Two men accused of trafficking a massive amount of fentanyl pills were a no-show for their California court date after they were released on cashless bail last month.
On June 24, California Highway Patrol officers pulled over a vehicle in Tulare County. The Tulare County High Intensity Drug Trafficking Area Unit (HIDTA) assisted in the traffic stop since the drugs were reportedly concealed in a hidden compartment. Authorities found 151,000 fentanyl pills in the vehicle as well as two kilograms of cocaine. Authorities estimate that the fentanyl pills have a street value of approximately $750,000.
Jose Zendejas, 25, and Benito Madrigal, 19, were arrested as suspects in the drug trafficking scheme.
Their bail was initially set at $1 million each. However, less than 24 hours after their arrest for the deadly drugs, a judge ruled that the suspects were to be released from custody on cashless bail. After pressure from the county’s probation department, the judge deemed that the suspects – both from Washington state – were “low risk” and should be released “on their own recognizance.”
The Tulare County district attorney’s office and the Tulare County sheriff’s office said they were not consulted regarding the release of the suspects.
The fentanyl-trafficking suspects failed to show up for their court date on Thursday. They skipped their arraignments at the Tulare County Courthouse in central California.
Tulare County Sheriff Mike Boudreaux told Fox News, “I didn’t learn about the order until it was far too late. I couldn’t believe we had 150,000 fentanyl pills — one of the most dangerous epidemics facing our nation today — with people in custody that we may potentially be able to impact the future of this type of drug trafficking organization… and we let them go.”
Tulare County District Attorney Tim Ward told Fox News, “Although there is a need for a pre-trial release program, to do it covertly in the middle of the night in a very nontransparent matter is extremely dangerous. What we discovered here was that it was occurring based on a decision without any foundation of the facts of the case. And I think going forward, I think everyone is realizing that’s a mistake and should not continue.”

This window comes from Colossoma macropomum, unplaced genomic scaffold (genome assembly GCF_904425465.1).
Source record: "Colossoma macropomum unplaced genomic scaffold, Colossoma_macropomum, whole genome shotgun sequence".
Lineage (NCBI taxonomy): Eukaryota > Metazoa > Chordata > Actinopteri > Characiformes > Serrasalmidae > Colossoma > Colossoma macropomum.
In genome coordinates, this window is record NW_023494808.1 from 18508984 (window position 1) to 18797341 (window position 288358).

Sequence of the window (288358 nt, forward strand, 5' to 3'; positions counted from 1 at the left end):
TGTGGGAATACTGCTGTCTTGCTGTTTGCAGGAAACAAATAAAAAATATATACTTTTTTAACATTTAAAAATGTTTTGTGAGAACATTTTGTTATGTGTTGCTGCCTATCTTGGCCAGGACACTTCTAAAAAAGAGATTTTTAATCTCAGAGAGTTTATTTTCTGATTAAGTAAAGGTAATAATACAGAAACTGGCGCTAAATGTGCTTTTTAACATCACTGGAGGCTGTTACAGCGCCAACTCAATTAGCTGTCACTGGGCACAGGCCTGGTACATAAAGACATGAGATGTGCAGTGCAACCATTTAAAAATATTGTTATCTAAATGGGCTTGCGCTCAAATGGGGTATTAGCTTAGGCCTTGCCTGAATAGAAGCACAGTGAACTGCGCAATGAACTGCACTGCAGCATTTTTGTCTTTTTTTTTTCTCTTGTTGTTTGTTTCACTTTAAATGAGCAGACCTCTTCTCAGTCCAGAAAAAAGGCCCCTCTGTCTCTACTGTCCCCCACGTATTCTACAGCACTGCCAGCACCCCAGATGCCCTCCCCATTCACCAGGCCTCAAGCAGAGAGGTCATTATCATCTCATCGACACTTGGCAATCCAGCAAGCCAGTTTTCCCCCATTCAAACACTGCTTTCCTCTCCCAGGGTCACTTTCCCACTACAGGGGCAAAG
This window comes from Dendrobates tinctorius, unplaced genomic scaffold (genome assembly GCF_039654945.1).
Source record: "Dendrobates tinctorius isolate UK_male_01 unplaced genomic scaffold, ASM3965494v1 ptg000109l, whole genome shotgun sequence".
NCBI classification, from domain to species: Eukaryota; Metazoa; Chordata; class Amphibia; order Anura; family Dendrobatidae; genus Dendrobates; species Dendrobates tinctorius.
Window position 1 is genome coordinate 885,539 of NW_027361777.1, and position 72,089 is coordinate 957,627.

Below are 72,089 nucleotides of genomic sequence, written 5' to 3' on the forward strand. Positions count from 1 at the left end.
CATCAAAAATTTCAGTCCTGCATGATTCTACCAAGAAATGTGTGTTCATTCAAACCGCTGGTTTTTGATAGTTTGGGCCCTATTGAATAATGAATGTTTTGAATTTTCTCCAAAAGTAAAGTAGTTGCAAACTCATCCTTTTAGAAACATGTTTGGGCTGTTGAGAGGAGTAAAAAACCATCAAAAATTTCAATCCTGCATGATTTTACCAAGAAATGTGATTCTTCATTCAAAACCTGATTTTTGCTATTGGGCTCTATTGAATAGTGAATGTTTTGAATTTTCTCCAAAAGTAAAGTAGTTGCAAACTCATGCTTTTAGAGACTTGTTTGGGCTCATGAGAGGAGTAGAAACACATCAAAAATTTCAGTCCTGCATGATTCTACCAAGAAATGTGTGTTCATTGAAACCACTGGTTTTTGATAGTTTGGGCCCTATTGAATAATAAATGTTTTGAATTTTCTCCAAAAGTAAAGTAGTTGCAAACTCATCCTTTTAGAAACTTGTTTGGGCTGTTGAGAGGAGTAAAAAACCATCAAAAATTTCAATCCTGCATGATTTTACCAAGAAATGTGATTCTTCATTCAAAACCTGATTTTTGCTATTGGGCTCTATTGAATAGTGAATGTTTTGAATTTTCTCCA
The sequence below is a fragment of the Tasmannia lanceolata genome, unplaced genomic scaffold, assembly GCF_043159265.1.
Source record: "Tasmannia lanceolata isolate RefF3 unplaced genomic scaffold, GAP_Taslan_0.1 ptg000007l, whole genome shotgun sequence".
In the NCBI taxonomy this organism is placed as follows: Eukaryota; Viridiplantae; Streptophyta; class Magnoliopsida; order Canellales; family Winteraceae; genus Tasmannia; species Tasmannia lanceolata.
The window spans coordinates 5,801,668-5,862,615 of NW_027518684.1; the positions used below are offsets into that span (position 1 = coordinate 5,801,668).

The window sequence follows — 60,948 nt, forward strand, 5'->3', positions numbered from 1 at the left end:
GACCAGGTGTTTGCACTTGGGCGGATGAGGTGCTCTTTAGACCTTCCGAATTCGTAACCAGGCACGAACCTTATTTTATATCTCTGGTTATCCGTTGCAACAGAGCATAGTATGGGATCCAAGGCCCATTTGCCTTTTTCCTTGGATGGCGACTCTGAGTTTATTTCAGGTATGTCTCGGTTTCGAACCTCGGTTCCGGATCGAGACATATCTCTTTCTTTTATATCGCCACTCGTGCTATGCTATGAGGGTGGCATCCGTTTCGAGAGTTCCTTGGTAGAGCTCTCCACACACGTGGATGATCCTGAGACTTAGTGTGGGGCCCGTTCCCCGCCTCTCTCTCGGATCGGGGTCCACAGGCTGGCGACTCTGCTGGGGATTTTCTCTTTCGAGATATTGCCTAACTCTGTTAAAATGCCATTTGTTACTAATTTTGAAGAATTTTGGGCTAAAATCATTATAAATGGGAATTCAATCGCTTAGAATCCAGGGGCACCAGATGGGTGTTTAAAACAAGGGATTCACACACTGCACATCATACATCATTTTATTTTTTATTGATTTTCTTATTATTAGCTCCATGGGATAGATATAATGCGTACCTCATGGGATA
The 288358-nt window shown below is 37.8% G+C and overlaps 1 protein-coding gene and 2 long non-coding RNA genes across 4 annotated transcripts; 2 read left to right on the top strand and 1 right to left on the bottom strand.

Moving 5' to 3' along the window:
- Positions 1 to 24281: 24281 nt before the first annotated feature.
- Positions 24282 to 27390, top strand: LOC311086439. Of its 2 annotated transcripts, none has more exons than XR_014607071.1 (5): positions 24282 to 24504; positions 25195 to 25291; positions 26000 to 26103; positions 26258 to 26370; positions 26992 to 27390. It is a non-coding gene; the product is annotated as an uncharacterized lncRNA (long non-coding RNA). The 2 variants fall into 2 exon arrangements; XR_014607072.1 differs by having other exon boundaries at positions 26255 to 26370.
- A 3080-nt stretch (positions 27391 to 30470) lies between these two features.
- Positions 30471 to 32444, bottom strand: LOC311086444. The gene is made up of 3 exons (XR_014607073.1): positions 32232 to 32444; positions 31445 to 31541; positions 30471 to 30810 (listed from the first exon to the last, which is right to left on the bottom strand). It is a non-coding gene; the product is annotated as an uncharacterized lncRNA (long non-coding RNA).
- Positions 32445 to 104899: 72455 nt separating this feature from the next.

“The problem is once again the legislature and the state of California are trying to go down some social experiment born on the back of law-abiding citizens,” Ward added. “I go out on a limb and say that had these defendants been subject to the million bail that was in place when they were arrested, and they made bail based on that amount, they would have some skin in the game, some financial obligation and motivation to return to court.”
On June 30, Tulare County Superior Court Judge Nathan Leedy rescinded the suspect’s release order and issued arrest warrants for the men. The judge also set bail at $2.15 million.
Zendejas and Madrigal were charged with the sale, transportation, or offer to sell a controlled substance — fentanyl; the transport for sale to a non-contiguous county of cocaine with the special charge that the weight exceeded one kilogram; and false compartment activity.
The suspects both face up to 14 years in state prison if convicted on all charges.